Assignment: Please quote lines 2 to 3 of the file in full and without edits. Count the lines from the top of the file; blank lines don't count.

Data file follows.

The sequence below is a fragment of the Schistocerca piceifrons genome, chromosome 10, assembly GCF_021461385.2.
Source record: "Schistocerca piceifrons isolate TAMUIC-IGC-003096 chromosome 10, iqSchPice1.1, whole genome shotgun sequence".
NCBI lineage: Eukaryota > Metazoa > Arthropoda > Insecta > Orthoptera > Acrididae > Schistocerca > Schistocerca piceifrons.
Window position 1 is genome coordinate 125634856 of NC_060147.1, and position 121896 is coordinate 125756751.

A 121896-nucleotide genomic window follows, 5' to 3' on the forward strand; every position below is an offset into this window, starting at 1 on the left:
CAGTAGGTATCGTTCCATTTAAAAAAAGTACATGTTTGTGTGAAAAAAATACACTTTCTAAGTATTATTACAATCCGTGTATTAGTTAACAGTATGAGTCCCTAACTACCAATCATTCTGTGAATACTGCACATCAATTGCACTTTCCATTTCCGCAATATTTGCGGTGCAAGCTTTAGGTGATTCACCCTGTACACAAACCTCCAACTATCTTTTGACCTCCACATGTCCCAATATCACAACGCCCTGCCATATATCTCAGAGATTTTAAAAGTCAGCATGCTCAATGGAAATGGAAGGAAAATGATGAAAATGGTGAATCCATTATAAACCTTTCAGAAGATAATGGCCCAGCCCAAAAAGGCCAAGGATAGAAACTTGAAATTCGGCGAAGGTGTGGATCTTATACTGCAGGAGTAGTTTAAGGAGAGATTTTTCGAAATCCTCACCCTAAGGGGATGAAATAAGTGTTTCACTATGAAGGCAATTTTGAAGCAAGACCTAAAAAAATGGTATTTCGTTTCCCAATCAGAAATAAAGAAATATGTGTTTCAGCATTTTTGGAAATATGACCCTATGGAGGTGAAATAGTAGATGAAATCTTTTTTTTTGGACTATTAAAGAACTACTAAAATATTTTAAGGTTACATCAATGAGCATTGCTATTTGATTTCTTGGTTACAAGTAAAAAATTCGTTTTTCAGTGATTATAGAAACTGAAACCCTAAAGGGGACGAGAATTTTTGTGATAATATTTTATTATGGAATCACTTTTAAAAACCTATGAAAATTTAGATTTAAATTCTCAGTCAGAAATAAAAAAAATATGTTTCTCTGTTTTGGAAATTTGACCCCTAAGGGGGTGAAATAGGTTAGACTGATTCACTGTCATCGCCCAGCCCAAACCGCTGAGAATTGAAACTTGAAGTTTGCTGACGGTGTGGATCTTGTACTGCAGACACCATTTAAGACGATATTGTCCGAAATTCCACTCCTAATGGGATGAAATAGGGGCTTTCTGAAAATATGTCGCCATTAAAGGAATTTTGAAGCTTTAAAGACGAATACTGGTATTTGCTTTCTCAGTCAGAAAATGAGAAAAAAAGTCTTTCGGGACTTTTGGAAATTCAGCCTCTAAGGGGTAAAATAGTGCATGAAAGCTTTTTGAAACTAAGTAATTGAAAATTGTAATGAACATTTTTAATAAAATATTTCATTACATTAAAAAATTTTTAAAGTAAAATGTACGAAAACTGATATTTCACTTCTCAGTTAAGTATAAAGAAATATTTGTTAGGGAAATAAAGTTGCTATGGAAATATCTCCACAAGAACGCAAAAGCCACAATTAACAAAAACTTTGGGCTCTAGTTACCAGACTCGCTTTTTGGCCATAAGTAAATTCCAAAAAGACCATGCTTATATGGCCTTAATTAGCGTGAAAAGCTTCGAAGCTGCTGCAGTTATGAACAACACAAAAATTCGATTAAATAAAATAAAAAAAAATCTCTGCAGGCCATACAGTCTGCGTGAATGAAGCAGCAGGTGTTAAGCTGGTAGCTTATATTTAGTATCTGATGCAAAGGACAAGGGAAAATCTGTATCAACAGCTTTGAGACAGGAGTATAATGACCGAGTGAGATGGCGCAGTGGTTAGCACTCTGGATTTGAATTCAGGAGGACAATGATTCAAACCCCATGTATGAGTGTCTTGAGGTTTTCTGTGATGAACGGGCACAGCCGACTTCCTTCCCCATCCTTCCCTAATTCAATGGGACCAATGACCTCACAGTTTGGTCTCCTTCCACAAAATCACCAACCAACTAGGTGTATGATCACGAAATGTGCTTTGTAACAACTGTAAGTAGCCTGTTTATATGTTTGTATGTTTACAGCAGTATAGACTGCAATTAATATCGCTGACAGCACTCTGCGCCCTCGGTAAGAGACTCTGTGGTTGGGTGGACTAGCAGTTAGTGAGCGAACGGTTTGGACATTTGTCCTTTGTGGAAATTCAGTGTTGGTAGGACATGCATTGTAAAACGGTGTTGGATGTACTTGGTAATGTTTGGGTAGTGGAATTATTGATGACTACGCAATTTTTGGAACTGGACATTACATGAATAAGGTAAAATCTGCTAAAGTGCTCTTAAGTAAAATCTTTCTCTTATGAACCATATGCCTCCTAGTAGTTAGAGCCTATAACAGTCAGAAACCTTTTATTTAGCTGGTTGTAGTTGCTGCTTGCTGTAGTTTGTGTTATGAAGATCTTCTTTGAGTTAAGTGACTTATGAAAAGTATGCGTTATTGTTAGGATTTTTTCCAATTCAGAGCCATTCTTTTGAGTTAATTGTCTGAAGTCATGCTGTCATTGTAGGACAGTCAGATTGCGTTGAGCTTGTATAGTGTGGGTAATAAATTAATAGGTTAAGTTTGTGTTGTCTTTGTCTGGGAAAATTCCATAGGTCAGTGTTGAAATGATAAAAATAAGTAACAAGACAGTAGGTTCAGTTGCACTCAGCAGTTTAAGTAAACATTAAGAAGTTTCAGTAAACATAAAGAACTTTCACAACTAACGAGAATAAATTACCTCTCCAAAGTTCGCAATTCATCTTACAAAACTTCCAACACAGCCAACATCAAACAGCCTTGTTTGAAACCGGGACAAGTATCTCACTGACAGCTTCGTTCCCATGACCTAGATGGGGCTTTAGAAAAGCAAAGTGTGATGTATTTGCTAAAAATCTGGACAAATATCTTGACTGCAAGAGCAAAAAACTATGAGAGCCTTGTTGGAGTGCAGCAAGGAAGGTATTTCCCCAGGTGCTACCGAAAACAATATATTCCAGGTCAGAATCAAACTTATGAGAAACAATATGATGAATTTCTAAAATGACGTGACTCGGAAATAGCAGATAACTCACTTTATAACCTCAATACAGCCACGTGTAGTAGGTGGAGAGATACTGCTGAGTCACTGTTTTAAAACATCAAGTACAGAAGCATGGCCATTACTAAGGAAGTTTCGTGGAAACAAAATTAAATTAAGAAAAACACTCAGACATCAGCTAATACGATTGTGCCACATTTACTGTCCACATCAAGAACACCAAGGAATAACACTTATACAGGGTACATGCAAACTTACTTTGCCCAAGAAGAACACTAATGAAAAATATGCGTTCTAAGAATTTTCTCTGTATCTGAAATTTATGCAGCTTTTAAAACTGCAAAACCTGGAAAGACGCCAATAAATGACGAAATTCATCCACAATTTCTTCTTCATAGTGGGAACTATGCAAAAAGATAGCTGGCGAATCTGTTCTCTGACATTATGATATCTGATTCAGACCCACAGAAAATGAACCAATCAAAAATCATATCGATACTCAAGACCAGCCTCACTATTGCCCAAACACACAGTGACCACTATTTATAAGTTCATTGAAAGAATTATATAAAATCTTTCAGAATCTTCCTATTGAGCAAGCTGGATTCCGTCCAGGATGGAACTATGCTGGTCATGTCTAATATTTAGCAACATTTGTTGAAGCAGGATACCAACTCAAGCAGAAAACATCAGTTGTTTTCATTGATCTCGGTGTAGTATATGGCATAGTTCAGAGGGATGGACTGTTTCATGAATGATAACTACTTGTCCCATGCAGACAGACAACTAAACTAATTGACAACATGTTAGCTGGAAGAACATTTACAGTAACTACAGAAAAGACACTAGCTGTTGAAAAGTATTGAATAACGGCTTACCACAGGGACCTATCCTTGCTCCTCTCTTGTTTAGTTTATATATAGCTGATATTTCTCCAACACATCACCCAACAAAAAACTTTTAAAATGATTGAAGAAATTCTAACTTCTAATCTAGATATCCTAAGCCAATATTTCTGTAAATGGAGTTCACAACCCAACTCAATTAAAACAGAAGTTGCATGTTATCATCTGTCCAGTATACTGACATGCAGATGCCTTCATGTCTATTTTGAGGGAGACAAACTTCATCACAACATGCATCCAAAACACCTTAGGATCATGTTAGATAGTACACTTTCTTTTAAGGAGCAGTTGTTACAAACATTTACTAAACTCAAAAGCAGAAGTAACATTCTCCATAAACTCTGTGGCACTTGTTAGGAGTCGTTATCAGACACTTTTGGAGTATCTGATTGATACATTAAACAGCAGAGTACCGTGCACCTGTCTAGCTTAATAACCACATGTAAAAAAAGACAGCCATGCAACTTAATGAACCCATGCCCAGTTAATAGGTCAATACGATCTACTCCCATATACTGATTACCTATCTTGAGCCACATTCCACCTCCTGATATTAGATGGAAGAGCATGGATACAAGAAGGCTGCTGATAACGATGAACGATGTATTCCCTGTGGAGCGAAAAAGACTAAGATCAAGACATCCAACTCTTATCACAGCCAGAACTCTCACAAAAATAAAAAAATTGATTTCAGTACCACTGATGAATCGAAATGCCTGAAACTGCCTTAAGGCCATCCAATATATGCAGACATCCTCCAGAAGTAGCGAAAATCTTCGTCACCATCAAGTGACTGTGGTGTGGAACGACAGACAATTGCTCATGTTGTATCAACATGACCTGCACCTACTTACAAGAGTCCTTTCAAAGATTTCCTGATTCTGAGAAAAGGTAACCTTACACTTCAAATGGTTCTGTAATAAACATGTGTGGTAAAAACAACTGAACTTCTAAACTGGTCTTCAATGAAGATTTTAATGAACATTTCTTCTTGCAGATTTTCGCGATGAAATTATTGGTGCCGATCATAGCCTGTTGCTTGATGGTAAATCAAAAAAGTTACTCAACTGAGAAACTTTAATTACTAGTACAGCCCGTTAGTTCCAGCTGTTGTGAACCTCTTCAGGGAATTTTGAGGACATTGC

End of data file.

Source record: "Schistocerca piceifrons isolate TAMUIC-IGC-003096 chromosome 10, iqSchPice1.1, whole genome shotgun sequence".
NCBI lineage: Eukaryota > Metazoa > Arthropoda > Insecta > Orthoptera > Acrididae > Schistocerca > Schistocerca piceifrons.